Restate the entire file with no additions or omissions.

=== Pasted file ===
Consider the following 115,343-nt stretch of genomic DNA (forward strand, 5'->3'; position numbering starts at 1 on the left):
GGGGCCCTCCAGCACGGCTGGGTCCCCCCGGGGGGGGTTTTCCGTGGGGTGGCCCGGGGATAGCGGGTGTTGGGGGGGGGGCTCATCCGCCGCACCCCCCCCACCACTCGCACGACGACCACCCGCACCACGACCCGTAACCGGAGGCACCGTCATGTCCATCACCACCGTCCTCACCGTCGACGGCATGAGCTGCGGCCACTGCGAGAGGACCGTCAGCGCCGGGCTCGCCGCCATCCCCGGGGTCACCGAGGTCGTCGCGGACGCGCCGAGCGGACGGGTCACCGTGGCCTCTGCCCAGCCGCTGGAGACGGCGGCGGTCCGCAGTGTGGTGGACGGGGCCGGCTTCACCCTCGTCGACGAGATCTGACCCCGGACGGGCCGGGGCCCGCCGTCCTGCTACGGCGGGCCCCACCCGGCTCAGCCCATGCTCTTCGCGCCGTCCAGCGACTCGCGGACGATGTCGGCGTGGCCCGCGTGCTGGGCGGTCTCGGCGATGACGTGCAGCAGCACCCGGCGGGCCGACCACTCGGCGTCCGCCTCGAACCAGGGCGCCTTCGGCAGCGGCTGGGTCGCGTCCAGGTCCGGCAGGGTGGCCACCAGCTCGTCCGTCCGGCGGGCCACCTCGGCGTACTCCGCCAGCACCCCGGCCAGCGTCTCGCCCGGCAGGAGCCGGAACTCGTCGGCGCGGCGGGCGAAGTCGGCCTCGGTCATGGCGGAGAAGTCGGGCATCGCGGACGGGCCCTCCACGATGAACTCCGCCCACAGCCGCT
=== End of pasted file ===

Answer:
Consider the following 115,343-nt stretch of genomic DNA (forward strand, 5'->3'; position numbering starts at 1 on the left):
GGGGCCCTCCAGCACGGCTGGGTCCCCCCGGGGGGGGTTTTCCGTGGGGTGGCCCGGGGATAGCGGGTGTTGGGGGGGGGGCTCATCCGCCGCACCCCCCCCACCACTCGCACGACGACCACCCGCACCACGACCCGTAACCGGAGGCACCGTCATGTCCATCACCACCGTCCTCACCGTCGACGGCATGAGCTGCGGCCACTGCGAGAGGACCGTCAGCGCCGGGCTCGCCGCCATCCCCGGGGTCACCGAGGTCGTCGCGGACGCGCCGAGCGGACGGGTCACCGTGGCCTCTGCCCAGCCGCTGGAGACGGCGGCGGTCCGCAGTGTGGTGGACGGGGCCGGCTTCACCCTCGTCGACGAGATCTGACCCCGGACGGGCCGGGGCCCGCCGTCCTGCTACGGCGGGCCCCACCCGGCTCAGCCCATGCTCTTCGCGCCGTCCAGCGACTCGCGGACGATGTCGGCGTGGCCCGCGTGCTGGGCGGTCTCGGCGATGACGTGCAGCAGCACCCGGCGGGCCGACCACTCGGCGTCCGCCTCGAACCAGGGCGCCTTCGGCAGCGGCTGGGTCGCGTCCAGGTCCGGCAGGGTGGCCACCAGCTCGTCCGTCCGGCGGGCCACCTCGGCGTACTCCGCCAGCACCCCGGCCAGCGTCTCGCCCGGCAGGAGCCGGAACTCGTCGGCGCGGCGGGCGAAGTCGGCCTCGGTCATGGCGGAGAAGTCGGGCATCGCGGACGGGCCCTCCACGATGAACTCCGCCCACAGCCGCT